Layers. You’re going to get so tired of hearing me preach “decorate in layers” – but I promise, there are more benefits to this practice than you can imagine.
The layers of a room go something like this: architecture and ceiling, flooring, upholstered furniture, accent fabrics, non-upholstered furniture pieces, wall art + accessories, and finally plants + lighting.
Layers are so important because when you purchase items for a room without a plan in mind, it may not flow as well as if you had put some thought and planning into the space and taken note of what the space actually is missing.
For now, we are focusing on how to incorporate color + texture into your interiors. This can be done by incorporating many of the seven layers of decorating that were mentioned above.
Let’s start at the top: the ceiling, lovingly known by decorators as the “fifth wall” in a room, is often a great spot to inject a bit of color. From the haint blue porch ceilings in the South or a more ornate fresco effect seen in more stately homes, the ceiling offers an additional space for color in your home interiors.
Moving along next will be flooring, upholstered furniture and accent fabrics. Think outside of the box when it comes to the textures available to you in pillows, rugs and couches or chairs. To create an inviting and cozy effect in a large dining room, it might be an excellent idea to utilize a velvet fabric to cover your wood dining chairs. Velvet evokes a feeling of comfort, luxury and opulence. Maybe you’re not looking for opulence, but it does add an element of juxtaposition which is the unexpected, in a room which then lends itself to creating an additional layer to a space. Throw pillows can be found in a variety of fabrics, from cotton to silk-blends, even grain-sack and canvas. Consider carefully the environment of your room (especially outdoors), the type of durability needed for those textiles (children and pets), as well as the balance of other textures. It’s never good to go with a singular texture in your pillows, so don’t be afraid to mix it up a bit! When you vary textures, it adds depth to a room and that is an important element in creating a layered and curated space.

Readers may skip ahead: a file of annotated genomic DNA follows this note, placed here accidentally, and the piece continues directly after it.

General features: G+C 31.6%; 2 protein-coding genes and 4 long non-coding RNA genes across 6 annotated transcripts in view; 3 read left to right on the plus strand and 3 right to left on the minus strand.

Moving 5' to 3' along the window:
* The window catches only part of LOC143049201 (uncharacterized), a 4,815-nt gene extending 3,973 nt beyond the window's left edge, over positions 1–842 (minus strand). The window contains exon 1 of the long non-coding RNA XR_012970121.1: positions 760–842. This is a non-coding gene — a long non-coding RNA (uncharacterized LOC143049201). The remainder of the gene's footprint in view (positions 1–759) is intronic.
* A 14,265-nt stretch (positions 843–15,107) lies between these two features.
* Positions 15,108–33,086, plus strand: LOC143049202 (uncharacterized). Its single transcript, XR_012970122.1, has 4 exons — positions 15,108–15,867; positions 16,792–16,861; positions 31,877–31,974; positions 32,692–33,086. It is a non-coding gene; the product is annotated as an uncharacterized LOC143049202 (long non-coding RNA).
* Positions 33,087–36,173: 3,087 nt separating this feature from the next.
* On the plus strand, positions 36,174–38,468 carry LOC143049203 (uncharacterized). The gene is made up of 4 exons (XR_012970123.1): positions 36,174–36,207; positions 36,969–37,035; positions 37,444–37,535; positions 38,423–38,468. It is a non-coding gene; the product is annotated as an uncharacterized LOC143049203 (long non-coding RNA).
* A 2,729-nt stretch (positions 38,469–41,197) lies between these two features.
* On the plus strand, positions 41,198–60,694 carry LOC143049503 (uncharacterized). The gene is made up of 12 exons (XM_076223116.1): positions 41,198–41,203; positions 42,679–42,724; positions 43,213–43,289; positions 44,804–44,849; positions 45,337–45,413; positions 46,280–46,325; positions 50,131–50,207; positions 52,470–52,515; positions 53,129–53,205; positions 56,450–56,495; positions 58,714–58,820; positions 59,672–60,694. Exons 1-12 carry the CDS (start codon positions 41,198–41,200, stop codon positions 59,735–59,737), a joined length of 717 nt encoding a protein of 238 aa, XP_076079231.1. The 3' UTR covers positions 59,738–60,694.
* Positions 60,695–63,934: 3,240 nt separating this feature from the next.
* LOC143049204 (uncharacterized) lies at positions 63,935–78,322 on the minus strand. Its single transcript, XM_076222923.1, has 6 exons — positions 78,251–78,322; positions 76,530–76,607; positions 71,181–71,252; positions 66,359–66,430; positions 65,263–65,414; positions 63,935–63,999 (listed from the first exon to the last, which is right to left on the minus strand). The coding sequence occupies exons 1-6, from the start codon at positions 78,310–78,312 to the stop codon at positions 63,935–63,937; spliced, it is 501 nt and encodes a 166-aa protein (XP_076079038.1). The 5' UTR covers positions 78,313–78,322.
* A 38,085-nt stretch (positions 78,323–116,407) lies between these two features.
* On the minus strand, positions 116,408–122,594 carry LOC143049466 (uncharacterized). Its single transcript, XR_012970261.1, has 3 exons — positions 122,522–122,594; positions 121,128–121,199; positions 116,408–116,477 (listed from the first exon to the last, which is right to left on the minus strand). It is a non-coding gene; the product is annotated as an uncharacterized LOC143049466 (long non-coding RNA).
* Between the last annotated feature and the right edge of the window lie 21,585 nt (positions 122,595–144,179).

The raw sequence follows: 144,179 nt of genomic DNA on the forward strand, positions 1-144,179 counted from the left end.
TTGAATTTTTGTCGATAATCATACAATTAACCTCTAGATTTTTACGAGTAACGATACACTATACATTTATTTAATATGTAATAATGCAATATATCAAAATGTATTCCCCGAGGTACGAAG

What about those infinite options that exist which fall under the “non-upholstered furniture” category? These items may include side / accent or coffee tables, ottomans, lamps, buffets, consoles or entertainment centers. Textures abound such as glass, ceramics, metals or woods and come in a multitude of colors. If you’re a bit gun shy about adding in major color to a room, a ceramic garden stool is a great start. It serves well to add texture, functionality (great for a drink or plant holder) as well as it’s size, is small enough to be nestled between furniture so it won’t be the first thing your eye travels to when you enter the space. It’s more like a pleasant small surprise once the eye finds it!
Wall art + accessories are my personal favorite, so much so that I have a closet of accessories + wall art that I frequently “shop to swap” in my own home! When it comes to wall art, Brittany is a fan of supporting local, as always! Check out stores like Etsy or your local art + farmers market for affordable and local pieces. Mixing art styles is a very personal act that truly relies on allowing your authentic style to come through. If you’re stuck on what flows well together, we’re happy to guide the process. Never be afraid to intersect your own (or your children’s) art into your home for added personality. Accessories are the jewelry of a room and the amount in each will vary based on your personal tastes. Some people enjoy the cluttered look of many accessories in a grouping, while it may cause others absolute visual stress. The key to choosing accessories is to photograph the space you’re considering adding accessories to, then measure, and finally you can go out to shop. Brittany loves dashing to the nearest antique store for some unexpected treasures to blend in with more modern accessories. Again, accessories offer an opportunity to display family heirlooms or treasures from your travels. Grouping like items in vignettes keeps the accessories from appearing random or misplaced in your overall interior decor.
Last but certainly not least, we have plants and lighting. Plants, whether faux or real, offer a great change in texture for the eye as it settles in a space. You can even pair multiple textures by adding a brass antique planter with a very free-flowing plant like a Pothos, again taking the formality of brass and mixing it with the relaxed foliage of Pothos. Faux plants come in a great range of colors, which is also great to keep the eye “guessing” in a room. Please don’t feel like all of the greenery in your room has to be the same color. When adding lighting to a room, be sure to choose lighting for the most common tasks: reading, overhead, and ambient light. This usually translates into a table lamp, floor lamp and overhead or picture lighting. For added texture, look for lighting made from metals, glass or even wood finishes. Again, do not feel that all of the textures in a room need to be the same. It’s perfectly imperfect to mix two metals, have two complimentary tones of wood, or even to incorporate an acrylic or glass piece into a traditional room. It’s all about “The Mix”!
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